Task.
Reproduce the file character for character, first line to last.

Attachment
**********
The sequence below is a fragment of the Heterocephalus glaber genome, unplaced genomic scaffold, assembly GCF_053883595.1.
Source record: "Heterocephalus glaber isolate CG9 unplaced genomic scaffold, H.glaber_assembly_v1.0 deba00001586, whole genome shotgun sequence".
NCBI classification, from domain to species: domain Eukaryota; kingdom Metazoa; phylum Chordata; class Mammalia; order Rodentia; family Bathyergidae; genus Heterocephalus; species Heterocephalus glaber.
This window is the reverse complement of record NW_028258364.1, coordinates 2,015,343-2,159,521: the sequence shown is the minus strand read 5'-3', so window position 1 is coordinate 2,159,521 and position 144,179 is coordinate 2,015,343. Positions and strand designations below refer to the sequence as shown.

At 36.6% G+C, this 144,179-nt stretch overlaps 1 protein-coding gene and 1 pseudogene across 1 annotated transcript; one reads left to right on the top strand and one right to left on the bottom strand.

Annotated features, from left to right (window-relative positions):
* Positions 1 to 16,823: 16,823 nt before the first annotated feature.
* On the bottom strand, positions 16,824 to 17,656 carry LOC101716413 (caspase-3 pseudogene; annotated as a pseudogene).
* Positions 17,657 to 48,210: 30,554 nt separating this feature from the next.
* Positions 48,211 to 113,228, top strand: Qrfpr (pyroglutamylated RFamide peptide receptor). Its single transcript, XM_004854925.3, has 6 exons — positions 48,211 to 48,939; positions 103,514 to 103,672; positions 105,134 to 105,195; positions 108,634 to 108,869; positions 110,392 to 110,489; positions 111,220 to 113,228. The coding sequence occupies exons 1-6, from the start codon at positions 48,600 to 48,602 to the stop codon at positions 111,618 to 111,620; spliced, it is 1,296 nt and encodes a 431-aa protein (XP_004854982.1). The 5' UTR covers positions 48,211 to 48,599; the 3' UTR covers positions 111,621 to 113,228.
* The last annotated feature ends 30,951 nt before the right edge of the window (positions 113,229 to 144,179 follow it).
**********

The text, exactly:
The sequence below is a fragment of the Heterocephalus glaber genome, unplaced genomic scaffold, assembly GCF_053883595.1.
Source record: "Heterocephalus glaber isolate CG9 unplaced genomic scaffold, H.glaber_assembly_v1.0 deba00001586, whole genome shotgun sequence".
NCBI classification, from domain to species: domain Eukaryota; kingdom Metazoa; phylum Chordata; class Mammalia; order Rodentia; family Bathyergidae; genus Heterocephalus; species Heterocephalus glaber.
This window is the reverse complement of record NW_028258364.1, coordinates 2,015,343-2,159,521: the sequence shown is the minus strand read 5'-3', so window position 1 is coordinate 2,159,521 and position 144,179 is coordinate 2,015,343. Positions and strand designations below refer to the sequence as shown.

At 36.6% G+C, this 144,179-nt stretch overlaps 1 protein-coding gene and 1 pseudogene across 1 annotated transcript; one reads left to right on the top strand and one right to left on the bottom strand.

Annotated features, from left to right (window-relative positions):
* Positions 1 to 16,823: 16,823 nt before the first annotated feature.
* On the bottom strand, positions 16,824 to 17,656 carry LOC101716413 (caspase-3 pseudogene; annotated as a pseudogene).
* Positions 17,657 to 48,210: 30,554 nt separating this feature from the next.
* Positions 48,211 to 113,228, top strand: Qrfpr (pyroglutamylated RFamide peptide receptor). Its single transcript, XM_004854925.3, has 6 exons — positions 48,211 to 48,939; positions 103,514 to 103,672; positions 105,134 to 105,195; positions 108,634 to 108,869; positions 110,392 to 110,489; positions 111,220 to 113,228. The coding sequence occupies exons 1-6, from the start codon at positions 48,600 to 48,602 to the stop codon at positions 111,618 to 111,620; spliced, it is 1,296 nt and encodes a 431-aa protein (XP_004854982.1). The 5' UTR covers positions 48,211 to 48,599; the 3' UTR covers positions 111,621 to 113,228.
* The last annotated feature ends 30,951 nt before the right edge of the window (positions 113,229 to 144,179 follow it).